Cosmic forces appear to be unleashed in the opening minutes of “La Quinta del Sordo”, a new film by the French artist Philippe Parreno now showing at the Prado Museum in Madrid. Amid an ominous ambient soundtrack, played through headphones, planets and stars appear to be on the move. A sinister organic form — is it a giant, sun-devouring creature? — comes out of the darkness. Specks of light flicker across the screen in super-slow-motion, and seem to explode.
And then, abruptly, the camera pans across to the true subject of Parreno’s film, the famous “Black Paintings” of Spanish master Francisco Goya. (The auditorium is in a room next to the paintings themselves.) We see one of the best-known figures from the series: a witch, captured in three-quarter profile, who turns away with a terrified expression from something she has witnessed. The camera continues to nudge its way across the painting, focusing on the remaining wild faces in the crowd in extreme, disorienting close-up.
“La Quinta del Sordo” (“The Deaf Man’s Place”) is named after Goya’s country house just outside Madrid, to which the artist, who had himself lost his hearing, retreated in 1819, at the height of his fame. Soon after moving in, Goya started on his disturbing and mysterious late works, painted in oils directly on to the walls. The motivation and precise intentions behind the 14 Black Paintings remain obscure, but they are among the Prado’s most visited works, and their brutal subject matter has caused them to be regarded as an eccentric prefiguration of modern art.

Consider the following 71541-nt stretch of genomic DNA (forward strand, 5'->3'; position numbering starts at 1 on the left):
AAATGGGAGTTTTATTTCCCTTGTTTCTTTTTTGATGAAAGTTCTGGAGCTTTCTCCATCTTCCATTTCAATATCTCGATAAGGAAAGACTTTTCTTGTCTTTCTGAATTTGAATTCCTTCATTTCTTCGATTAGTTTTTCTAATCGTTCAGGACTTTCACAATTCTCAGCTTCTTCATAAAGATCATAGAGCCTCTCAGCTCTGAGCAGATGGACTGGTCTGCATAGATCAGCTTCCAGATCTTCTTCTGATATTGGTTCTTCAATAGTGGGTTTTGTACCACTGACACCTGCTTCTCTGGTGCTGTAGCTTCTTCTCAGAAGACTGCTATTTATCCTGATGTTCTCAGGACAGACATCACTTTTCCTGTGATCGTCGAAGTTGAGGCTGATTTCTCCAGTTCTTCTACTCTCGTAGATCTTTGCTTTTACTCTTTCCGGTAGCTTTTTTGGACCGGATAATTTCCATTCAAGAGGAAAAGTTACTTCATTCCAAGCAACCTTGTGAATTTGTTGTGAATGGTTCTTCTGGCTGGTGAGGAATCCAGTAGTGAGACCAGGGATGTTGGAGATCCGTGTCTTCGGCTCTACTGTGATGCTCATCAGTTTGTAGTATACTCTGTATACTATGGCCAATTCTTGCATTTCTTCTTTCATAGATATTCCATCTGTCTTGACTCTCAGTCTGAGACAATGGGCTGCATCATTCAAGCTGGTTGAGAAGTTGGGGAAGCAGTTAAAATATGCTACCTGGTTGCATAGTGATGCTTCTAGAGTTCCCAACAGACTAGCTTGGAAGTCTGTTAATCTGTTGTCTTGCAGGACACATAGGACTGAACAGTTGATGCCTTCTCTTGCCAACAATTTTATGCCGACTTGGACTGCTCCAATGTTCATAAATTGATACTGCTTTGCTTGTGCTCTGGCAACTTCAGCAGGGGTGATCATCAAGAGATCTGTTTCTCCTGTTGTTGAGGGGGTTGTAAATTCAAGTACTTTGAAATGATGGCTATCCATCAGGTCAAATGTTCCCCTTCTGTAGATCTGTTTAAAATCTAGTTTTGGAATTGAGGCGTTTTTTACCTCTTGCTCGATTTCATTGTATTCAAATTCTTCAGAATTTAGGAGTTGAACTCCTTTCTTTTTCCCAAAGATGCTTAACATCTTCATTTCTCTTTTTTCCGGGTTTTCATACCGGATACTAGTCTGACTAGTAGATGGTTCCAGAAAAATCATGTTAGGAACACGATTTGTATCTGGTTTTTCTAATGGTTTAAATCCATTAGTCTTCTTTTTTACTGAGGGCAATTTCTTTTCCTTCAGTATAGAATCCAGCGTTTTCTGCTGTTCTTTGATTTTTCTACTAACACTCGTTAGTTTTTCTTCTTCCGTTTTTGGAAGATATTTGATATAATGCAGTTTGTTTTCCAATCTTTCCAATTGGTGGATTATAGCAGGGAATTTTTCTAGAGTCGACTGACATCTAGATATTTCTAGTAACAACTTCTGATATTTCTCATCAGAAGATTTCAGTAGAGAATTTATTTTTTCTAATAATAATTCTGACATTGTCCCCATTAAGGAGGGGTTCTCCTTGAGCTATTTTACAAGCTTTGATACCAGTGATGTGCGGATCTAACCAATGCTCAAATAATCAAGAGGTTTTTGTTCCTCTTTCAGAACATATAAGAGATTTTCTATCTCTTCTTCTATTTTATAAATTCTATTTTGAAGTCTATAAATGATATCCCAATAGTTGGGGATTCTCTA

“I was inspired by the darkness of it when I was a teenager,” says Parreno when we meet in Madrid. “They were a little bit occult, a little bit weird. They were incomplete, in a way, which was a big part of the attraction.”
Parreno is today lauded as one of the most original and cerebral of contemporary artists whose best-known work, the 2006 film Zidane: a 21st Century Portrait (co-directed with Douglas Gordon), on the French footballer Zinedine Zidane, continues to enrapture art-loving audiences, and a few football fans too, around the world. But his teenage engagement with the Old Master remained tucked away inside his head.
His 40-minute film on Goya is, like Zidane, a technical tour de force. While the portrait of the sporting legend used 17 cameras to follow his every movement during the course of a match, Parreno this time focuses his lens on the stillest of subjects, recording in infinitesimal detail the surfaces of Goya’s bleak paintings.
When I ask him about the film’s spacey opening, he brings me down to earth. The “planets” and “stars” are in fact ashes, floating from a piece of burnt wood, used to recreate the atmosphere of Goya’s workplace. The speed of the camera — 500,000 frames a second — seems to stop time, and means that nothing appears normal or familiar. “It freezes the moment,” Parreno says. I forget to ask him about the sun-eating monster; it could be the hind leg of a flea.
Parreno confesses that “La Quinta del Sordo” is a “complex” work. It was conceived as a coda to a 2021 exhibition on Goya held at Basel’s Beyeler Foundation. His first thought was to recreate Goya’s house, which was demolished in 1909, well after the removal of the paintings, in a 3D display. “But I quickly understood that was going to be a bit crap,” he says disarmingly.